Tunbridge Ware And Treen
Tunbridge Ware - in its currently recognised forms - originated somewhat confusingly in nearby Tonbridge and not in the town of Tunbridge Wells itself. There is some suggestion that the earliest examples were actually produced in London, and brought in to the spa town by traders who set up shop around the Pantiles for the duration of 'the season' which attracted a great many affluent visitors, eager to acquire mementos of their visit. There is evidence, for instance, of items being produced in Kentish Town and Cheapside (London) during the first two decades of the 18th century in sufficient quantity to service the 'tourist trade', as local production was barely more than a cottage industry at this point in time.
The source for the subtle difference in spelling of the two neighbouring towns is a story in itself. The spelling Tunbridge Wells - originally no more than a simple derivitive of 'The Wells near Tonbridge' - was formally adopted around 1870 when the Post Office deemed it too confusing for their staff to have to distinguish between the two similarly-named conurbations. Similarly, the arrival of the railway network demanded that a similar distinction be made to prevent visitors alighting at the wrong station.
Tunbridge Wells, the upstart neighbour of Tonbridge, retained the original spelling, no doubt due to its popularity with the upper echelons of British society, whose sensibilities were not to be offended at any cost. Poor old Tonbridge had existed quite happily for at least half a millennium before Tunbridge Wells came into being (although, to be strictly fair, the spelling of the town's name - even when in splendid isolation - vacillated between one version and the other on something of a random basis).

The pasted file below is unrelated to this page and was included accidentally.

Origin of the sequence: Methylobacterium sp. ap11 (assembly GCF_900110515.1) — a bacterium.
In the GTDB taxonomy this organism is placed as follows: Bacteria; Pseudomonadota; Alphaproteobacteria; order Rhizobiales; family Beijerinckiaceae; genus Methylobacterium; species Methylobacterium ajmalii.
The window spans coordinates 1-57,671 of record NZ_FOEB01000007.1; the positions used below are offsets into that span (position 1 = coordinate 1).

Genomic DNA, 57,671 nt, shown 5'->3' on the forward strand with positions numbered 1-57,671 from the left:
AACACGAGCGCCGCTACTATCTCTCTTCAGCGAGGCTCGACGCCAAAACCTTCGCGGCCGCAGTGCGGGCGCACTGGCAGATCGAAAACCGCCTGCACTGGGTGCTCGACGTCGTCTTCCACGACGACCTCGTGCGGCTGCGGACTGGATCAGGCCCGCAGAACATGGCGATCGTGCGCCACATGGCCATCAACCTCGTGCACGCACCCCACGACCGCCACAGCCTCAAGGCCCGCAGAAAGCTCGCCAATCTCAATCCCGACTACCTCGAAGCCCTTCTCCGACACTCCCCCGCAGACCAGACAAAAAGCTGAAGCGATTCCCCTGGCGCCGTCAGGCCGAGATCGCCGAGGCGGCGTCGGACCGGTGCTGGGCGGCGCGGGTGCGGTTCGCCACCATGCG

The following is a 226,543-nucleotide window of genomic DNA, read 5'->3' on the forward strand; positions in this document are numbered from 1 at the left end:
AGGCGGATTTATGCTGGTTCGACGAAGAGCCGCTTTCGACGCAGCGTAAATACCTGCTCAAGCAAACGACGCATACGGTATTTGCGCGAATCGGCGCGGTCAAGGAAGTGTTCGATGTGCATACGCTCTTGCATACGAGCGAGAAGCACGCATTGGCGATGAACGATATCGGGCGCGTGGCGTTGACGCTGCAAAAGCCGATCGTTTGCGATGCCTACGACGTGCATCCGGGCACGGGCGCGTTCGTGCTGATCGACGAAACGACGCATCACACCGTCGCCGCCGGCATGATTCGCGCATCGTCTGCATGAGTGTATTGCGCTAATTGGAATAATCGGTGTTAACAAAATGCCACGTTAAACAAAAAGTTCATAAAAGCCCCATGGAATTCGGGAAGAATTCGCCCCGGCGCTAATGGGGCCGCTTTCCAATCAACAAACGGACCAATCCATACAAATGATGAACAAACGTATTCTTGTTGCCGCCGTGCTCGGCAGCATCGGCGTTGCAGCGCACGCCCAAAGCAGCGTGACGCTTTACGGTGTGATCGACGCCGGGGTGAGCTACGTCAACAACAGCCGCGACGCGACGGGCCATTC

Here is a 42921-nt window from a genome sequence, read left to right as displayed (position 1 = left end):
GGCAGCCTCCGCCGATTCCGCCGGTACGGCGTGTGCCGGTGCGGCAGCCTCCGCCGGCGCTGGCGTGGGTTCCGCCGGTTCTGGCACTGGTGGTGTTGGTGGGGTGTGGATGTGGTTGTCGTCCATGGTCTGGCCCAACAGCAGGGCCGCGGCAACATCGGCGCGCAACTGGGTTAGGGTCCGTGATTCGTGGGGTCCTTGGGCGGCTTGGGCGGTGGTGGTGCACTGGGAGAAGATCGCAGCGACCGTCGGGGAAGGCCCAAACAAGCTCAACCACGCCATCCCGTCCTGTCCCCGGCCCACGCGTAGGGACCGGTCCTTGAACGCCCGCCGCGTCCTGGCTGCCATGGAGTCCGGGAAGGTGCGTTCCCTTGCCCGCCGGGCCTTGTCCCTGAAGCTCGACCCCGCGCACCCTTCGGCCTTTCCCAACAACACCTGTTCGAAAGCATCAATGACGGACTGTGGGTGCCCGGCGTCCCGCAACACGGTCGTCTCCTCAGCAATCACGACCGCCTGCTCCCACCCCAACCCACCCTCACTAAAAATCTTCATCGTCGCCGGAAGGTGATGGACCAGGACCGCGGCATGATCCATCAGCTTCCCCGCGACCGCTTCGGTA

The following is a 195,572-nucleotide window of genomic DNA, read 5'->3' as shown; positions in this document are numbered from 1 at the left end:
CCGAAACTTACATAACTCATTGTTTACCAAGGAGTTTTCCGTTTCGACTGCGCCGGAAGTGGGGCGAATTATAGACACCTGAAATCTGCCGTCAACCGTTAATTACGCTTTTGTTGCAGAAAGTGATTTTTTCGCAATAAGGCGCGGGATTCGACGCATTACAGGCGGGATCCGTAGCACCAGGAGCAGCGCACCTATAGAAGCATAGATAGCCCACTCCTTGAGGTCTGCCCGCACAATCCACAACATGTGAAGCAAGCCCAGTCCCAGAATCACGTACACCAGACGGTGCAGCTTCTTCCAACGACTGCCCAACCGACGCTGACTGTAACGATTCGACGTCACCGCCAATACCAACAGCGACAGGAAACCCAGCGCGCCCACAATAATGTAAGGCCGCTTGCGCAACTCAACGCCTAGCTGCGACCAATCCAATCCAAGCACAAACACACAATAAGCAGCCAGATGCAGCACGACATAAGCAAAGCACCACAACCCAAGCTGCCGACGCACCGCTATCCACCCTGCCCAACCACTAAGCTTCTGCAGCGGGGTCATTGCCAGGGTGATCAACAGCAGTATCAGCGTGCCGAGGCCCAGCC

Early Tunbridge Ware was seen as a means for craftsmen from Tonbridge to derive their own share of the additional income from visitors to the nearby spa town, although their early products bore little resemblance to the marquetry pieces with which we are familiar today. Prior to the mid 18th century Tunbridge Ware was a far less complex offering and consisted of small, wooden vessels bearing painted, etched or pen-drawn images on plain backgrounds - collectively known as 'white-wood' pieces. In the latter years of the 18th century there were a number of examples produced which saw conventionally-printed images (on paper or parchment) mounted on to these wooden articles, and given a thick coating of lacquer. Some of these line drawings were hand-tinted to produce fully-coloured images. As the popularity of the spa town as a resort increased, so did that of its trademark souvenirs, and several manufactories began to experiment with mosaic-type marquetry and parquetry patterns, developing a catalogue of increasingly intricate designs which became synonymous with Tunbridge Ware. The craftsmen had cut their creative teeth on the production of earlier, more straightforward geometric designs - the readily distinguishable 'perspective cube' and 'Van Dyke' patterns, for instance. The wider popularity of Berlin Woolwork tapestry in the Regency period was to inspire the production of ever-more intricate ornamentation, which initially replicated the floral motifs of the Teutonic craft, but soon evolved to encompass the depiction of topographic scenes and other more complex, pictorial designs.
As for the characters involved in the production of the wares, there are a few celebrated names who proved to be more durable than others. Edmund Nye took control of the Fenner company in 1840 and became one of the most popular designers, along with Henry Hollamby, the Burrows family and Thomas Barton. The aforementioned white-wood pieces were made by George Wise at his factory next to the main bridge over the Medway in the centre of Tonbridge from 1746, though the company set up a second manufactory on Frant Road in the neighbouring town - Tunbridge Wells - early in the 19th century.
Tunbridge Ware items are among the most beautiful pieces of antique treen available. Tunbridge Ware stamp boxes and Tunbridge Ware sewing boxes, writing slopes, tea caddies and jewellery boxes are beautiful and practical antiques and make fine decorative additions to any home.